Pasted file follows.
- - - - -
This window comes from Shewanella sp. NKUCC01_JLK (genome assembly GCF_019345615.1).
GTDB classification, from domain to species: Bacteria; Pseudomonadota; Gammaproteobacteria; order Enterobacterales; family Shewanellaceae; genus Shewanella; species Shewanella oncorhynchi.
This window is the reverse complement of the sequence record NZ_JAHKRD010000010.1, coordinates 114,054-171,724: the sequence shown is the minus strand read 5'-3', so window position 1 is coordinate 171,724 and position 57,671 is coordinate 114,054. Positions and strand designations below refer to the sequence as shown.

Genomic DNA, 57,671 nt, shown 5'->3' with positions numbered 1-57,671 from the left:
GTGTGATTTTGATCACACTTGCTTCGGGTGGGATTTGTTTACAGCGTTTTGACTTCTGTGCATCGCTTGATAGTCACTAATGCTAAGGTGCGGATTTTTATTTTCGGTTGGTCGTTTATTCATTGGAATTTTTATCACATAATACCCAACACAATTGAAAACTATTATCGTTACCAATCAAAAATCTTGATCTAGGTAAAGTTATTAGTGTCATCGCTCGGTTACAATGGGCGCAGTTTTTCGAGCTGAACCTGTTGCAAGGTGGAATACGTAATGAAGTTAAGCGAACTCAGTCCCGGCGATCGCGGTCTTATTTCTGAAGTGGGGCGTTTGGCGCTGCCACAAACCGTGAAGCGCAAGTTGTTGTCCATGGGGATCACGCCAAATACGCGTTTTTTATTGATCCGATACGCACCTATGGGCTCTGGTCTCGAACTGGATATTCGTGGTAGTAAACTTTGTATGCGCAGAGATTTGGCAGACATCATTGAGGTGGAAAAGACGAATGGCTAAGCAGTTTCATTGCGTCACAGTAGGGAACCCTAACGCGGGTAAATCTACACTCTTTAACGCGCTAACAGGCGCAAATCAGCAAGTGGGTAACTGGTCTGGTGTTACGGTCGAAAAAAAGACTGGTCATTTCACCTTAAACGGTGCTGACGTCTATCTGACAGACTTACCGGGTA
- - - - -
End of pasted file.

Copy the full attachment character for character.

This window comes from Shewanella sp. NKUCC01_JLK (genome assembly GCF_019345615.1).
GTDB classification, from domain to species: Bacteria; Pseudomonadota; Gammaproteobacteria; order Enterobacterales; family Shewanellaceae; genus Shewanella; species Shewanella oncorhynchi.
This window is the reverse complement of the sequence record NZ_JAHKRD010000010.1, coordinates 114,054-171,724: the sequence shown is the minus strand read 5'-3', so window position 1 is coordinate 171,724 and position 57,671 is coordinate 114,054. Positions and strand designations below refer to the sequence as shown.

Genomic DNA, 57,671 nt, shown 5'->3' with positions numbered 1-57,671 from the left:
GTGTGATTTTGATCACACTTGCTTCGGGTGGGATTTGTTTACAGCGTTTTGACTTCTGTGCATCGCTTGATAGTCACTAATGCTAAGGTGCGGATTTTTATTTTCGGTTGGTCGTTTATTCATTGGAATTTTTATCACATAATACCCAACACAATTGAAAACTATTATCGTTACCAATCAAAAATCTTGATCTAGGTAAAGTTATTAGTGTCATCGCTCGGTTACAATGGGCGCAGTTTTTCGAGCTGAACCTGTTGCAAGGTGGAATACGTAATGAAGTTAAGCGAACTCAGTCCCGGCGATCGCGGTCTTATTTCTGAAGTGGGGCGTTTGGCGCTGCCACAAACCGTGAAGCGCAAGTTGTTGTCCATGGGGATCACGCCAAATACGCGTTTTTTATTGATCCGATACGCACCTATGGGCTCTGGTCTCGAACTGGATATTCGTGGTAGTAAACTTTGTATGCGCAGAGATTTGGCAGACATCATTGAGGTGGAAAAGACGAATGGCTAAGCAGTTTCATTGCGTCACAGTAGGGAACCCTAACGCGGGTAAATCTACACTCTTTAACGCGCTAACAGGCGCAAATCAGCAAGTGGGTAACTGGTCTGGTGTTACGGTCGAAAAAAAGACTGGTCATTTCACCTTAAACGGTGCTGACGTCTATCTGACAGACTTACCGGGTA